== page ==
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Aberdeen Emerging Markets Fund closing to new investors.

edited February 2013 in Fund Discussions

497 1 a13-3126_4497.htm 497

Aberdeen Emerging Markets Fund
(formerly, Aberdeen Emerging Markets Institutional Fund)

Supplement to the Aberdeen Funds Statutory Prospectus and Statement of Additional Information, each dated February 27, 2012, as supplemented to date.

The Board of Trustees of Aberdeen Funds (the "Board"), on behalf of its series, Aberdeen Emerging Markets Fund (formerly, Aberdeen Emerging Markets Institutional Fund) (the "Fund"), recently approved a proposal to limit inflows to the Fund in order to protect the integrity of the investment process that is used to manage the Fund. Accordingly, effective February 22, 2013 (the "Closing Date"), the Fund will no longer accept purchase orders from new investors or exchanges from other Aberdeen Funds into the Fund by new investors. However, the categories of persons described below will continue to be able to invest in the Fund:

• Existing shareholders, as of the Closing Date, will be permitted to make new investments into the Fund directly.

• Existing shareholders, as of the Closing Date, will be permitted to continue to purchase Fund shares through the Automatic Asset Accumulation Plan and through dividend and capital gain reinvestments.

• Existing shareholders, as of the Closing Date, will be permitted to transfer assets from one existing account to another account within the Fund, regardless of whether such account is under a different registration or holds shares of the Fund as of the Closing Date. Such shareholders will be permitted to make new investments into such account.

• Existing shareholders, as of the Closing Date, will be permitted to exchange shares within an existing account from one share class to another share class of the Fund, subject to any investment minimum or eligibility requirements detailed in the Fund's prospectus. Such shareholders will be permitted to make new investments into such account.

• 401(k) plans, other qualified employee benefit plans, and firm-wide model-based investment programs, each with existing accounts in the Fund as of the Closing Date, will be permitted to purchase additional shares in the Fund.

• Financial intermediaries trading in an omnibus structure that currently have accounts in the Fund or that convert fully disclosed accounts to an omnibus structure will be permitted to purchase additional shares in the Fund on behalf of existing or new clients or customers.

Existing shareholders, as of the Closing Date, who later sell all of their shares of the Fund will not be permitted to establish new accounts or reinvest in the Fund. In addition, the Fund reserves the right to accept purchases from institutions that have notified the Fund's adviser or distributor of their intent to invest in the Fund prior to the Closing Date, regardless of whether such institutions hold shares of the Fund as of the Closing Date. The Fund's Board, and officers and employees of the Fund's adviser and its affiliates, will not be permitted to purchase additional shares in the Fund after the Closing Date unless such investment is through a permitted channel (i.e., 401(k) plan). The Fund reserves the right to accept purchases from the Aberdeen Multi-Asset Allocation Funds, regardless of whether such funds hold shares of the Fund as of the Closing Date. The Fund reserves the right to accept investments transferred from other Aberdeen emerging markets vehicles at its discretion.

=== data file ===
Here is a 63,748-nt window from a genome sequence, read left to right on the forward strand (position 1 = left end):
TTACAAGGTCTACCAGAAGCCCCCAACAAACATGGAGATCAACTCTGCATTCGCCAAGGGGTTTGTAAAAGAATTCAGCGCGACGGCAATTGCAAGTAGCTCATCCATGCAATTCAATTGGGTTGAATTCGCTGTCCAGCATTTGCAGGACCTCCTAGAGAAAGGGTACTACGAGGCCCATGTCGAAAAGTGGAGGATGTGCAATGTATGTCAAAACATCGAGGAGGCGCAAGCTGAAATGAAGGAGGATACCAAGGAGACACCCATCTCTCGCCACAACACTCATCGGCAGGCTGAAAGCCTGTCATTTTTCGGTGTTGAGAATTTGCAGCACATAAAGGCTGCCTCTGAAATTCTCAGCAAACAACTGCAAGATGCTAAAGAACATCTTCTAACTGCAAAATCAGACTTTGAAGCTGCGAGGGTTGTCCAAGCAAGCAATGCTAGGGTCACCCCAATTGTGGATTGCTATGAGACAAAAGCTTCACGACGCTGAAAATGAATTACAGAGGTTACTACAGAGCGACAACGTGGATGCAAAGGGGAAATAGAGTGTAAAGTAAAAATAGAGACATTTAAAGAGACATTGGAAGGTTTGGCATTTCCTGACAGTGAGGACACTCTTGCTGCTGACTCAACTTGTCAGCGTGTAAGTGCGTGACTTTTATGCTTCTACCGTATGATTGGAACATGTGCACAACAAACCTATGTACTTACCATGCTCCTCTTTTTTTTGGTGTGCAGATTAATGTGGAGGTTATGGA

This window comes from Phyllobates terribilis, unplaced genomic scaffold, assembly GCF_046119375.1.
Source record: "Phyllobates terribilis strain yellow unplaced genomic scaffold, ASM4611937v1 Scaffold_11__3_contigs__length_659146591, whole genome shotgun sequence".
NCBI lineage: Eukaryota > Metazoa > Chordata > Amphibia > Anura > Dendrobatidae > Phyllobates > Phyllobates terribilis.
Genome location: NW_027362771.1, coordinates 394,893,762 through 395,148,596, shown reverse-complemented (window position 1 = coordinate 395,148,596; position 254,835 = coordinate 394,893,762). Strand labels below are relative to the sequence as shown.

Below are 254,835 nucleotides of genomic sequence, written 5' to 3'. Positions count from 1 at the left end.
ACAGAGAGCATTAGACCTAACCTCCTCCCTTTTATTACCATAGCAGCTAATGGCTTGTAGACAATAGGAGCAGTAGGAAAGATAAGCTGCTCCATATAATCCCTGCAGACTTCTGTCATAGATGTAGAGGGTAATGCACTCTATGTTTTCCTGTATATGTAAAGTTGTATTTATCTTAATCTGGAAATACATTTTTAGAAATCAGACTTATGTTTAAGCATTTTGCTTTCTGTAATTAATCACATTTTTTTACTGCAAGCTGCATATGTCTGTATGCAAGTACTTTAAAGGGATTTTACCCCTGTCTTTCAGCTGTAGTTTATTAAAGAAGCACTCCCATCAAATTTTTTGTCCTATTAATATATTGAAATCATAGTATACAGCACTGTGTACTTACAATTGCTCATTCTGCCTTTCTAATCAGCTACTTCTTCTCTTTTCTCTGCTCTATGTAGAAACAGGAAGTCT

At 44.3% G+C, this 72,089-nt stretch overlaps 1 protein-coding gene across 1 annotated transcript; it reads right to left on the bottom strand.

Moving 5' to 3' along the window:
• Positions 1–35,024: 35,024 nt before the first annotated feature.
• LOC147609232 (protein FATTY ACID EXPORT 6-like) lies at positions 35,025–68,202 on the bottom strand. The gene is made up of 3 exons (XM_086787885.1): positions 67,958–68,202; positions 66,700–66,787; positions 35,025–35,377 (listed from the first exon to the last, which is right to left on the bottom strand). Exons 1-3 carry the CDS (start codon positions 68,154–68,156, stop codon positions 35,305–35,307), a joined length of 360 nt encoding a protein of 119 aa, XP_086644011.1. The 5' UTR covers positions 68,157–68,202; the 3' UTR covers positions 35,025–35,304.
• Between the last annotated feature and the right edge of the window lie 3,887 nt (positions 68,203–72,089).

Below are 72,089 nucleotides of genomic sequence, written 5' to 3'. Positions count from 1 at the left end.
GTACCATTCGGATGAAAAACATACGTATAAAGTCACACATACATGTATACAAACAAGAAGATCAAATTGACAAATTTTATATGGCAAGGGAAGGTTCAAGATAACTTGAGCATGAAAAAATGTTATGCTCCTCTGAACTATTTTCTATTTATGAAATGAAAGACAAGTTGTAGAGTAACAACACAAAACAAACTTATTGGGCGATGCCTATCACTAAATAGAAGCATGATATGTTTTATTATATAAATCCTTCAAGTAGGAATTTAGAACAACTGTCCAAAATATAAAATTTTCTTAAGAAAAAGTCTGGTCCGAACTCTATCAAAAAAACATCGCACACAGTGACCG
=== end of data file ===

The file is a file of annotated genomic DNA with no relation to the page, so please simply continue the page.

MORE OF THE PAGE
The Fund will continue to limit inflows to the Fund until otherwise notified.

Effective upon the Closing Date, the prospectus of the Fund is supplemented by modifying all references to the ability to purchase shares of the Fund as set forth in this Supplement.

Please retain this Supplement for future reference.



  • Thanks for the heads up. I'm one of the Seafarer junkies here, but Aberdeen's performance is too good not to keep a toe in the door, and it's only $500 to play. EM long term will probably be the place to be, and they let you add $100 at a time, so one's seldom at a loss about what to do with the occasional stock dividend (need $500 for Seafarer).
  • Reply to @STB65: fidelity either requires $1mm or charges $75 for the purchase on decent share classes. where are you finding $500 minimum, stb?
  • My IRA at TD Ameritrade has GEGAX as a NTF fund with a $250 minimum. Didn't realize I was getting such a deal, but I have no idea what non-IRA rules may be. I didn't check the expenses on class A, so there may be issues of which I am unaware.
  • Reply to @STB65: The mutual fund carrying the GEGAX carries a front-end sales load - it's incorporated in the price (Net asset value per share plus the sales load of approximately 5.75% of the net asset value). I've noticed that brokers sometimes show load funds as "NTF," because, in a sense, they don't add an additional "transaction fee." But the fact of the matter is that, depending on the size of your purchase, your 5.75% may be a whale of a lot more than the broker's stated "transaction fee." (And your broker - and perhaps a "wholesaler" - is getting the load.)

    Example: if you're buying the minimum of $250.00 of a loaded fund, your 5.75% load is around $14.50. But if you're purchasing $2,500, your 5.75% load is $145.00. Ca-Ching! You just made the broker's day. It's "Buyer Beware" when Wall Street is involved.

    Hopefully, you bought "load waived" class shares.

    Respectfully submitted,
  • Reply to @STB65: